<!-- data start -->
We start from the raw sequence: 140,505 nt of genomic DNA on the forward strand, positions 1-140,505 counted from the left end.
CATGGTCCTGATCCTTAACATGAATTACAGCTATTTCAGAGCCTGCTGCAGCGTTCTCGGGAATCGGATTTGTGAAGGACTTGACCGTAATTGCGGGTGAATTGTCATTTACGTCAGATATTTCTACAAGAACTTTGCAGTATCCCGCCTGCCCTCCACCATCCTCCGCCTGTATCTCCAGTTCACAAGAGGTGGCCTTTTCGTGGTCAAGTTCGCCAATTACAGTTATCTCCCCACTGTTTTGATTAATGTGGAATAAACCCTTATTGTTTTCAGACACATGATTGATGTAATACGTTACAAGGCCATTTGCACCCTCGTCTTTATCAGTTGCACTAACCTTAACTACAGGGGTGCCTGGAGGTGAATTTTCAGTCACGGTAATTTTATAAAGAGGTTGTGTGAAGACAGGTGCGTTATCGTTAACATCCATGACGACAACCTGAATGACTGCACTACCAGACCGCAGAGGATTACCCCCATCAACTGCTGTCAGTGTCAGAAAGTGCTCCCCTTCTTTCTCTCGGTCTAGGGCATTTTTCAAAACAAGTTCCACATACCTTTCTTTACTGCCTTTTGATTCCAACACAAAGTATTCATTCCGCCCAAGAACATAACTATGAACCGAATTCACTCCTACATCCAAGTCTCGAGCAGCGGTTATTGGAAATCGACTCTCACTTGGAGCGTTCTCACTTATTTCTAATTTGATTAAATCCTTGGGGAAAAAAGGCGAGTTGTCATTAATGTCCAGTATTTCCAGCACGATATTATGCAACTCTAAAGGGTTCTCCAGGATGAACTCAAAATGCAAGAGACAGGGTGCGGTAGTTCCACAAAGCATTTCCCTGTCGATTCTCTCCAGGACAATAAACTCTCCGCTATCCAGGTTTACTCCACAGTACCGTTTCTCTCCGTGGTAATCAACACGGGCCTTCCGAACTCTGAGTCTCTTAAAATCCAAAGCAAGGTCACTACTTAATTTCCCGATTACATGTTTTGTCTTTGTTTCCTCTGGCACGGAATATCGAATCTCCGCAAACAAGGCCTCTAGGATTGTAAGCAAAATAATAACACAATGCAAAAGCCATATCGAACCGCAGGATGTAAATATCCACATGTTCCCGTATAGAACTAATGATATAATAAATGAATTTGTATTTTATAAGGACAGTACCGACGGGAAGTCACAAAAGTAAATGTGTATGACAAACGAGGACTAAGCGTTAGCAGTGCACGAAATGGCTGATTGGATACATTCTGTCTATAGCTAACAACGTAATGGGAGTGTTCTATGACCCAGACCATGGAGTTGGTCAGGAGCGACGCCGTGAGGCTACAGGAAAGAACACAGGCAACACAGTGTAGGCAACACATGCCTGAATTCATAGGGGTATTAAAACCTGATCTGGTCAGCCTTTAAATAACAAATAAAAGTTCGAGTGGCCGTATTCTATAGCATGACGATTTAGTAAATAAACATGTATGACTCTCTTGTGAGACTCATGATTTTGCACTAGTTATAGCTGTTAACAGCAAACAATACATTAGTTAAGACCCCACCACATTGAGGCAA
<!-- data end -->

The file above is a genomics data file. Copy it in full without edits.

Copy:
We start from the raw sequence: 140,505 nt of genomic DNA on the forward strand, positions 1-140,505 counted from the left end.
CATGGTCCTGATCCTTAACATGAATTACAGCTATTTCAGAGCCTGCTGCAGCGTTCTCGGGAATCGGATTTGTGAAGGACTTGACCGTAATTGCGGGTGAATTGTCATTTACGTCAGATATTTCTACAAGAACTTTGCAGTATCCCGCCTGCCCTCCACCATCCTCCGCCTGTATCTCCAGTTCACAAGAGGTGGCCTTTTCGTGGTCAAGTTCGCCAATTACAGTTATCTCCCCACTGTTTTGATTAATGTGGAATAAACCCTTATTGTTTTCAGACACATGATTGATGTAATACGTTACAAGGCCATTTGCACCCTCGTCTTTATCAGTTGCACTAACCTTAACTACAGGGGTGCCTGGAGGTGAATTTTCAGTCACGGTAATTTTATAAAGAGGTTGTGTGAAGACAGGTGCGTTATCGTTAACATCCATGACGACAACCTGAATGACTGCACTACCAGACCGCAGAGGATTACCCCCATCAACTGCTGTCAGTGTCAGAAAGTGCTCCCCTTCTTTCTCTCGGTCTAGGGCATTTTTCAAAACAAGTTCCACATACCTTTCTTTACTGCCTTTTGATTCCAACACAAAGTATTCATTCCGCCCAAGAACATAACTATGAACCGAATTCACTCCTACATCCAAGTCTCGAGCAGCGGTTATTGGAAATCGACTCTCACTTGGAGCGTTCTCACTTATTTCTAATTTGATTAAATCCTTGGGGAAAAAAGGCGAGTTGTCATTAATGTCCAGTATTTCCAGCACGATATTATGCAACTCTAAAGGGTTCTCCAGGATGAACTCAAAATGCAAGAGACAGGGTGCGGTAGTTCCACAAAGCATTTCCCTGTCGATTCTCTCCAGGACAATAAACTCTCCGCTATCCAGGTTTACTCCACAGTACCGTTTCTCTCCGTGGTAATCAACACGGGCCTTCCGAACTCTGAGTCTCTTAAAATCCAAAGCAAGGTCACTACTTAATTTCCCGATTACATGTTTTGTCTTTGTTTCCTCTGGCACGGAATATCGAATCTCCGCAAACAAGGCCTCTAGGATTGTAAGCAAAATAATAACACAATGCAAAAGCCATATCGAACCGCAGGATGTAAATATCCACATGTTCCCGTATAGAACTAATGATATAATAAATGAATTTGTATTTTATAAGGACAGTACCGACGGGAAGTCACAAAAGTAAATGTGTATGACAAACGAGGACTAAGCGTTAGCAGTGCACGAAATGGCTGATTGGATACATTCTGTCTATAGCTAACAACGTAATGGGAGTGTTCTATGACCCAGACCATGGAGTTGGTCAGGAGCGACGCCGTGAGGCTACAGGAAAGAACACAGGCAACACAGTGTAGGCAACACATGCCTGAATTCATAGGGGTATTAAAACCTGATCTGGTCAGCCTTTAAATAACAAATAAAAGTTCGAGTGGCCGTATTCTATAGCATGACGATTTAGTAAATAAACATGTATGACTCTCTTGTGAGACTCATGATTTTGCACTAGTTATAGCTGTTAACAGCAAACAATACATTAGTTAAGACCCCACCACATTGAGGCAA